or how have you celebrated and what has it been like so far?
MICHAEL THOMPSON: Yeah, my family's actually coming in today. They're flying in this
afternoon, and so we're going to celebrate tonight but with some cupcakes with my son. He's
all excited about that.
Then Sunday night, I actually had a really great time with my caddie, Damian Lopez, aka
D-Lo, what everybody calls him out here, and then also had a really great surprise that
Johnson Wagner and Brian Reed, who caddies for Kyle Stanley, and Joe Etter, who was
caddying for Johnson, they all came back to the golf course during my last couple holes and
stuck around that night, and we all had a couple drinks and the golf course put out some
sliders. We just sat there, told stories, and really enjoyed each other's company. So it was fun to get to celebrate it with somebody, and for those guys to stick around really meant a
Q. Is there someone that you heard from or said something to you, reached out to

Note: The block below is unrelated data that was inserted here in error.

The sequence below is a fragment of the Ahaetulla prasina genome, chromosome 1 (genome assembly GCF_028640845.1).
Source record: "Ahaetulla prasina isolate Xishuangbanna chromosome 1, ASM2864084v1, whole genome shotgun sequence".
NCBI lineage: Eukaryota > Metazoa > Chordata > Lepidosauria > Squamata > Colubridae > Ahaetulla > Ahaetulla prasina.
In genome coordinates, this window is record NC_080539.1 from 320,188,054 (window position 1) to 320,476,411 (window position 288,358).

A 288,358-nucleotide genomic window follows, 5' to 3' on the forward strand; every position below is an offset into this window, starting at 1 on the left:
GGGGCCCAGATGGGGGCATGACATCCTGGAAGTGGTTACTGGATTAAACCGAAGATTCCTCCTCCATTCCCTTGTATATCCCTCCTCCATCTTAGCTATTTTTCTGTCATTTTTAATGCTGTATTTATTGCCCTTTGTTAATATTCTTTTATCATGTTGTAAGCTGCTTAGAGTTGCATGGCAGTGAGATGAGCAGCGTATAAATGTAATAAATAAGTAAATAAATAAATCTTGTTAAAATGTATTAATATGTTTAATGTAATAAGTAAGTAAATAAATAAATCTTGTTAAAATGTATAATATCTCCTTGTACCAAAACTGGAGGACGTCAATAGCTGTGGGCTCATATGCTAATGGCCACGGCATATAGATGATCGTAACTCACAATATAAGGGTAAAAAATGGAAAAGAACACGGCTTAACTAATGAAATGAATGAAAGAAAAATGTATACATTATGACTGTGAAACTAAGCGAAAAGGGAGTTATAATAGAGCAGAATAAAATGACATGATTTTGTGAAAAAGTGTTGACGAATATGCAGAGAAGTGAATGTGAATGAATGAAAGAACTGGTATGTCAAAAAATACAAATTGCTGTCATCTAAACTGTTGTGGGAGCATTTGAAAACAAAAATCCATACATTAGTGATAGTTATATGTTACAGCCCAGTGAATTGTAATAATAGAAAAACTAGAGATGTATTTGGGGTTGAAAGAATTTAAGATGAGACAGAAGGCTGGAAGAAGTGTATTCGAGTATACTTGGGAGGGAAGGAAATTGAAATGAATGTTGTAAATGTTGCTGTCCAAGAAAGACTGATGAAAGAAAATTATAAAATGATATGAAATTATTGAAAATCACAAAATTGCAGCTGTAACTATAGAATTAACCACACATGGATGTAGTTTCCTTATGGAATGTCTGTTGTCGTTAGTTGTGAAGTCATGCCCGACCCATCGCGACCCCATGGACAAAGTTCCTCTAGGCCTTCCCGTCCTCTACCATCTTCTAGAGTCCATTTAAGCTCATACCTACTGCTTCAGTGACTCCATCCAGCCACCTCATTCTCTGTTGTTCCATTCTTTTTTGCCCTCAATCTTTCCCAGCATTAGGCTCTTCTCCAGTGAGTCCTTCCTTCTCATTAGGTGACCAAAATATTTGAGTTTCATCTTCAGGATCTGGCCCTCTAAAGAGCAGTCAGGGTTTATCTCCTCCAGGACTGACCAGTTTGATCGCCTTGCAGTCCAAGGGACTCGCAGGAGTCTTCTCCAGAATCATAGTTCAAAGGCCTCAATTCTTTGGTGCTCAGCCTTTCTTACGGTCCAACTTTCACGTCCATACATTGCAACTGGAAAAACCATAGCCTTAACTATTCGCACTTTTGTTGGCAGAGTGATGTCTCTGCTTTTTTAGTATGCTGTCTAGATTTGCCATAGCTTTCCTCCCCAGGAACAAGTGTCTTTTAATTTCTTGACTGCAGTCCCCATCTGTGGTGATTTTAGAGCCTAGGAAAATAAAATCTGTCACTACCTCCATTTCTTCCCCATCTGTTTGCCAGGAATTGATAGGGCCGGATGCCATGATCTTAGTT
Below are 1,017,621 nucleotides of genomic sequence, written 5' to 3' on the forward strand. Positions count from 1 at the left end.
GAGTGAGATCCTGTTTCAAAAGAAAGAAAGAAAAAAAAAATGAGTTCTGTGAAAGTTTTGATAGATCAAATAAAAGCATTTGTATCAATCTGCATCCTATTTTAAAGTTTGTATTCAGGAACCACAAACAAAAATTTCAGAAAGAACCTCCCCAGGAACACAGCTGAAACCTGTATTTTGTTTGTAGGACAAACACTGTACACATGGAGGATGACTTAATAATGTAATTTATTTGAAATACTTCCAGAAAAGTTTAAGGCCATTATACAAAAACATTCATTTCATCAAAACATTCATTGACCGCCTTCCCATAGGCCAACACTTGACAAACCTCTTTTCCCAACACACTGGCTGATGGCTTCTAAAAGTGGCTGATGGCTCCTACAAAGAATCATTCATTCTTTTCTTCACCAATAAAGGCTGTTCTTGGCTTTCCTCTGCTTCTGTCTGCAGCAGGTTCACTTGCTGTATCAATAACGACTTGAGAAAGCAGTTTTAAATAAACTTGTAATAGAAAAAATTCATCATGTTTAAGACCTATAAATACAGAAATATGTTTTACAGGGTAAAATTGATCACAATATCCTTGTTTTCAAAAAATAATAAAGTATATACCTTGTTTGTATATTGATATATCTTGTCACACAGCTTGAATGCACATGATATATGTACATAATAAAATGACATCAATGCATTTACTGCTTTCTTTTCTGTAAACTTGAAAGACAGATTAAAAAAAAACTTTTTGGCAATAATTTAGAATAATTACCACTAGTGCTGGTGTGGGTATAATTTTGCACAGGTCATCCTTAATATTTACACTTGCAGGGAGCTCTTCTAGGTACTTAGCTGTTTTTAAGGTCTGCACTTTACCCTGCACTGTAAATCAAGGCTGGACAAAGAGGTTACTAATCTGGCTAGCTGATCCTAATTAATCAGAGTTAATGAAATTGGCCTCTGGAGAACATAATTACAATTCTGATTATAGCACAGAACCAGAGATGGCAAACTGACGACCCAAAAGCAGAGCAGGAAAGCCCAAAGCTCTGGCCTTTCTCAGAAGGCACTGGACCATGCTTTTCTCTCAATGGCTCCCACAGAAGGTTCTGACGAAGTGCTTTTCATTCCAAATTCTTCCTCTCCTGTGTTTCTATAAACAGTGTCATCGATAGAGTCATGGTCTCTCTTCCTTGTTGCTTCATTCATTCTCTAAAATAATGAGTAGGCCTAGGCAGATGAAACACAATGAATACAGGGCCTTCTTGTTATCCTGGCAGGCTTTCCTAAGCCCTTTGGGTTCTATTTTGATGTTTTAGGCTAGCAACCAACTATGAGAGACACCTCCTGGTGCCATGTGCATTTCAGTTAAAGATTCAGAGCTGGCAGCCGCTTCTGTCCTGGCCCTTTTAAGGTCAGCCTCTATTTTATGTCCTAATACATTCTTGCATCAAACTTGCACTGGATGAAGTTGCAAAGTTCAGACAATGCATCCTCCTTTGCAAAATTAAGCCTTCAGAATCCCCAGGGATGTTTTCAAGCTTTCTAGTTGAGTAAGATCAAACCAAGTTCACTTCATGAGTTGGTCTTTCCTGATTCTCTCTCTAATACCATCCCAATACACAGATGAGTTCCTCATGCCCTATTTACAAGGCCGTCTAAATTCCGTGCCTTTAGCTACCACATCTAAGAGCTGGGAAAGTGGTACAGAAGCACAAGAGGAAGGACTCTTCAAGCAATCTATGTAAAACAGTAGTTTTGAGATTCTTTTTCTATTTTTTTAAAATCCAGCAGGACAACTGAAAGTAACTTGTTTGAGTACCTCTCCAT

you that really meant a lot to you since the victory?
MICHAEL THOMPSON: Yeah. Actually, yesterday Nick Saban actually gave me a call and
I got to talk to him. He was very proud of my accomplishment, the way I played and the way
I carried myself and what that means for the Alabama community. He was gracious enough
to give me that phone call. He also told me that he wouldn't want to have to hit that wedge
shot on the last hole. He was excited that I pulled that off.
And then also Jerry Pate called me as well yesterday. It was nice to get to talk to two great
representatives from the University of Alabama. It means a lot that they're paying attention
and staying up with the golf world.
Q. TPC Southwind annually ranks near one of those top courses in water balls. When
you're thinking about the element of water, what are your strategies going into the
MICHAEL THOMPSON: Don't hit it in it. Yeah, that's one of those courses, kind of like the
Honda, really where you have to plot your way around the golf course and really avoid all the
hazards. I think growing up in Tucson and playing 49ers Country Club, where I grew up
playing, and the municipal golf course, Fred Enke, are two golf courses where I really had to
learn to plot my way around a golf course and only be aggressive when I felt like I could or
needed to or if I was playing well. So I think those past experiences and time spent on those
kinds of places really helped me with both my wins, because both these wins are on golf